Savoring Mom's Spring Tradition
Cookbook author David Bonom recalls how an annual road trip through Amish country led to family bonding and a beloved desert.
My mother baked twice a year: her apple pie at Thanksgiving, and then when the crocuses pepper out of the ground in the spring, she's make her rhubarb-apple crisp.
One day every year, seemingly out of the blue, Mom would announce that we were heading to Amish country for the farmers market on the weekend. On the drive there, we'd play games: The first of us to spot an Amish person got a quarter, and 50 cents went to the first horse and buggy sighting.
The minute we arrived at the market, my mother would make a beeline for the rhubarb. She would pick only the stalks that were thick and deep red, with crisp, green, chard-like leaves. It didn't seem to matter to her that by the time we got home, the leaves would be faded and limp.
The morning after our outing, our "work" would begin. We'd sit around the table and nod our heads as my mother—every year—explained the leaves were poisonous as she trimmed them off. With her hand guiding mine, we would cut the stalks into thick slices that we'd toss into a big white bowl along with peeled, sliced McIntosh apples, lots of sugar, and a little flour. (In the ensuing years I learned that McIntosh are not the best baking apples, but they were my mother's favorite and the only type she ever used to make her crisp.)
My favorite part was making the topping. It was simple: flour, sugar, and margarine. (My mother was a Depression-era baby, so butter was, even in the 1970s, a luxury not to be "wasted" in a baked good.) As the baby of the family, I got the best job: mushing the topping into clumps to scatter over the crisp before it went in the oven.
Then we would wait, and the intoxicating, sweet smell of rhubarb, apples, and sugar filled the house. It always felt like a torturous eternity until the crisp not only baked but was also cool enough for me to take that first spoonful.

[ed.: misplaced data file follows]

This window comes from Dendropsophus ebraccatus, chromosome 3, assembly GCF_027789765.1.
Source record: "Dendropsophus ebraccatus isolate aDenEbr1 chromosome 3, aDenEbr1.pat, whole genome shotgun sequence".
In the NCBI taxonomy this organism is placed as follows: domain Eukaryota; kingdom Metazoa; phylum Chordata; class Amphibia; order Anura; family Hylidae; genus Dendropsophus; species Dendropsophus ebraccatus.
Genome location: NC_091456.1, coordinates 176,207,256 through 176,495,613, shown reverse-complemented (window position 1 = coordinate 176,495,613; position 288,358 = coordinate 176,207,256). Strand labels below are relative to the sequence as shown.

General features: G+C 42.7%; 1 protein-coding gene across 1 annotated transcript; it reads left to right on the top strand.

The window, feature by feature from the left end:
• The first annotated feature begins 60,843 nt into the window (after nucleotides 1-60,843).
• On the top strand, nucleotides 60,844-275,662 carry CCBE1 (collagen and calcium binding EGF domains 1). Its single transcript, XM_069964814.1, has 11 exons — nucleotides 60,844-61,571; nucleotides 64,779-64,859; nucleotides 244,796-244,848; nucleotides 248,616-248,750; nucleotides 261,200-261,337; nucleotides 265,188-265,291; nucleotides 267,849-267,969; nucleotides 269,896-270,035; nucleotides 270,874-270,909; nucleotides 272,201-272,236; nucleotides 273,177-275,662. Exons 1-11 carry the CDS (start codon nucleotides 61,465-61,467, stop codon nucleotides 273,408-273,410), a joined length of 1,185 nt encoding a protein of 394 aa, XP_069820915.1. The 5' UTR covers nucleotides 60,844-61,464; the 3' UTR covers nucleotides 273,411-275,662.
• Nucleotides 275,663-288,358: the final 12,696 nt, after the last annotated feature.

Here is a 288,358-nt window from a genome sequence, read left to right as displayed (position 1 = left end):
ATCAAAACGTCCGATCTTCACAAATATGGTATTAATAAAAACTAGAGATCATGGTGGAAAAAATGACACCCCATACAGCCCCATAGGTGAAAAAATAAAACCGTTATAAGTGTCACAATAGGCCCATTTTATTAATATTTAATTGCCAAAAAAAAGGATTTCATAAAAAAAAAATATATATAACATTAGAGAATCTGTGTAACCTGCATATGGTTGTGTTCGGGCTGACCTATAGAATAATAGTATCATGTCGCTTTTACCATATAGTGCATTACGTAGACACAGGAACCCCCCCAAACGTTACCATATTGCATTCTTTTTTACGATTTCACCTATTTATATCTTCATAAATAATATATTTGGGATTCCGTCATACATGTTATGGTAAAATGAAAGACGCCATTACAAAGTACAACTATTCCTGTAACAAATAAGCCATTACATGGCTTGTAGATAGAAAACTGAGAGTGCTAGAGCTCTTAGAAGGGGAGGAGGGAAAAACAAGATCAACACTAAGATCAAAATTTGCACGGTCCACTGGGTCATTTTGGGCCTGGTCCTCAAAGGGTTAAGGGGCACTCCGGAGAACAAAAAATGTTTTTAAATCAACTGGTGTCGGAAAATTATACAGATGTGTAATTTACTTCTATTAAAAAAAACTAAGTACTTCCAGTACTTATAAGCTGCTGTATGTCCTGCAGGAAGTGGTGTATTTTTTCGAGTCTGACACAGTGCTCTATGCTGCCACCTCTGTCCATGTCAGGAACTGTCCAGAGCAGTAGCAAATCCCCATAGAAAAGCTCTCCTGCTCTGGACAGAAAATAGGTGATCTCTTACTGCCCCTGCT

My mother has been gone many years now, but I carry on her rite of spring with my own children. And while I think of her every year as we sit around our table trimming the stalks (and yes, I always remind the kids the leaves are poisonous), I have to admit to tweaking her recipes. I use Golden Delicious or Honeycrisp apples, which hold their shape and offer better apple flavor when cooked; I put oats in the topping for texture, and I use brown sugar for deeper flavor. Oh—and I got rid of the margarine (sorry, Mom!) and replaced it with just enough butter to hold the topping together.
But one thing will never change: I still use the first rhubarb of spring from the farmers market, and, like my mother, I choose only stalks with bright, lively leaves—even if they might wilt by the time I bring them home. Because sometimes cooking is about tradition more than logic—and our family thinks tradition tastes better.
Mom's Rhubarb Apple Crisp
View Recipe: Mom's Rhubarb Apple Crisp
Honeycrisp and Golden Delicious apples hold their shape well and won't get too mushy after baking. Brown sugar lends deep molasses flavor in the topping. Rhubarb's bracingly tart flavor pairs perfectly with sweet fruit in crisps and pies.